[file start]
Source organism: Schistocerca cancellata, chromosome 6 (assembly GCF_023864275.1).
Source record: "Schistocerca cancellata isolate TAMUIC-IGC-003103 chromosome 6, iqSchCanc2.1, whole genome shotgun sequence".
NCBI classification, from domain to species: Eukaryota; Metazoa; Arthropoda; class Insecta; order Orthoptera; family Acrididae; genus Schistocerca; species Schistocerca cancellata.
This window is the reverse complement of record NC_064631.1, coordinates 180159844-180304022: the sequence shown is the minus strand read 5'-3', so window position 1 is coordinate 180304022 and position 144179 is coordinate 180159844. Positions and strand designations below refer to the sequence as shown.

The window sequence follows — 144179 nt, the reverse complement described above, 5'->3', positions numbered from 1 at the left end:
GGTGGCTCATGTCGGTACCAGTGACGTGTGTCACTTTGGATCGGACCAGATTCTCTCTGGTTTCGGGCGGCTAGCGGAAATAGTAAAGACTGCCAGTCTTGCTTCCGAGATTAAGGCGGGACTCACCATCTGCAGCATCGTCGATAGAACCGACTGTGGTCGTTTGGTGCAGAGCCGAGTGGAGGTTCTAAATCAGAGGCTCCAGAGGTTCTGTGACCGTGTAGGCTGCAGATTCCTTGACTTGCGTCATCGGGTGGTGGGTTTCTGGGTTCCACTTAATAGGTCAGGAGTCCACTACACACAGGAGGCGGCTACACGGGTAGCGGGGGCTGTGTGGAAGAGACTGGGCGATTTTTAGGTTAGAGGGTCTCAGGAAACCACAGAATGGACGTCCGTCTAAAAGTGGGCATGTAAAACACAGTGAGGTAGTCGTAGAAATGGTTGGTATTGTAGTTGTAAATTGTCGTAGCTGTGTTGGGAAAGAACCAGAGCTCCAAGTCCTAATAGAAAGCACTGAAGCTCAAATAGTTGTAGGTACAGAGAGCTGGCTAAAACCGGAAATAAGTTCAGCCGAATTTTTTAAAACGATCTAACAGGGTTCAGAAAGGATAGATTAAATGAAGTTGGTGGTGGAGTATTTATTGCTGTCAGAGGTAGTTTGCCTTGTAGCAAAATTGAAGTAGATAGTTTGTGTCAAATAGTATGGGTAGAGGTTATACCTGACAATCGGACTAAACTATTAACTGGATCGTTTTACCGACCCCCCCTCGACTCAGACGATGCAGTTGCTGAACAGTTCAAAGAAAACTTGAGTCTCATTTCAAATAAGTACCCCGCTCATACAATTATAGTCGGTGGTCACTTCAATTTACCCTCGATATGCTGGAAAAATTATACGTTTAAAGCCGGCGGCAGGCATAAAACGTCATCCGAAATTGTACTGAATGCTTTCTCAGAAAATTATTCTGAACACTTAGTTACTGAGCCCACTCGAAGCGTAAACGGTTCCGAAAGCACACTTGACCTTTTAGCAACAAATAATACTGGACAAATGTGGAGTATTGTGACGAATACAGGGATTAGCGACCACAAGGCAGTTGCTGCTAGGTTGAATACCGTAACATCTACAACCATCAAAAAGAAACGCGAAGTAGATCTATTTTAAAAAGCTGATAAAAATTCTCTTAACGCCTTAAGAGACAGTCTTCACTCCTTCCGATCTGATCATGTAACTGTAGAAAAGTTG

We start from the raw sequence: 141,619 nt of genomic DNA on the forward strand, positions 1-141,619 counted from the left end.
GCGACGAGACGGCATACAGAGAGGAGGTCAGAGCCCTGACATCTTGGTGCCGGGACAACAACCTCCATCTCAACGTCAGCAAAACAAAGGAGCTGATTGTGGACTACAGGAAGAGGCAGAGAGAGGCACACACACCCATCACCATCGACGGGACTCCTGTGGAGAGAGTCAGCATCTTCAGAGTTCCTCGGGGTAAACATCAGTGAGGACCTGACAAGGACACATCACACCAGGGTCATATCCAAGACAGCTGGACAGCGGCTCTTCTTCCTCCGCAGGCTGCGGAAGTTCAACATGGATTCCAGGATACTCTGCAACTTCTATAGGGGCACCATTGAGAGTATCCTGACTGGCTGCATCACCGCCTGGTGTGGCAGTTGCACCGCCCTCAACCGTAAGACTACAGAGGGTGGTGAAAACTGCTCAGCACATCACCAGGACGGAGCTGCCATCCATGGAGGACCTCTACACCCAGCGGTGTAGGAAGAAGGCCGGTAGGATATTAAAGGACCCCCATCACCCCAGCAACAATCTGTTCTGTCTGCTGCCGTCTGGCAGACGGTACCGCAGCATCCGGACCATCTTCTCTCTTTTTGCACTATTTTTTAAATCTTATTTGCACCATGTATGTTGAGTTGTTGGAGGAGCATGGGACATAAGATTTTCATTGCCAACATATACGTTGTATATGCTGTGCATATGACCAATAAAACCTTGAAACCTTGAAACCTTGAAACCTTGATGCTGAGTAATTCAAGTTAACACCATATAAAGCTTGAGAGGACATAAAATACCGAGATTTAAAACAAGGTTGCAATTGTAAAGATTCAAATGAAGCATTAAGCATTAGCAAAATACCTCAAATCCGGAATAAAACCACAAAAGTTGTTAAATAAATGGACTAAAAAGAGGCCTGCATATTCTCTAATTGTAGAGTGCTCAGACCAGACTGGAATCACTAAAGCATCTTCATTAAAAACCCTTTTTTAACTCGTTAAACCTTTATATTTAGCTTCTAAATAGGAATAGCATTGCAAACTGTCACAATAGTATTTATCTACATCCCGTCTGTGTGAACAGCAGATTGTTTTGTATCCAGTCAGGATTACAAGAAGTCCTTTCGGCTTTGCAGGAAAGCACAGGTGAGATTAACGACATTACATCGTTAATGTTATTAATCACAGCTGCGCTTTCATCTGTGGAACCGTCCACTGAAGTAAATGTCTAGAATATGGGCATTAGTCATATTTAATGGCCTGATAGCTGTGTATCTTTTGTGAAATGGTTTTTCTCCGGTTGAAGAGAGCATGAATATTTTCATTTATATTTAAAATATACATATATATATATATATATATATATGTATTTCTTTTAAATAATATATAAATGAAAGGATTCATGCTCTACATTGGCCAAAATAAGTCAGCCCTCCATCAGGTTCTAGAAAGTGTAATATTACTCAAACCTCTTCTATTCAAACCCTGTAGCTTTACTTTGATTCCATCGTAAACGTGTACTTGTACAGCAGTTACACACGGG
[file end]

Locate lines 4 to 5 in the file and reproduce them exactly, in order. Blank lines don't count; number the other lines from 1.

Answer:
This window is the reverse complement of record NC_064631.1, coordinates 180159844-180304022: the sequence shown is the minus strand read 5'-3', so window position 1 is coordinate 180304022 and position 144179 is coordinate 180159844. Positions and strand designations below refer to the sequence as shown.

The window sequence follows — 144179 nt, the reverse complement described above, 5'->3', positions numbered from 1 at the left end: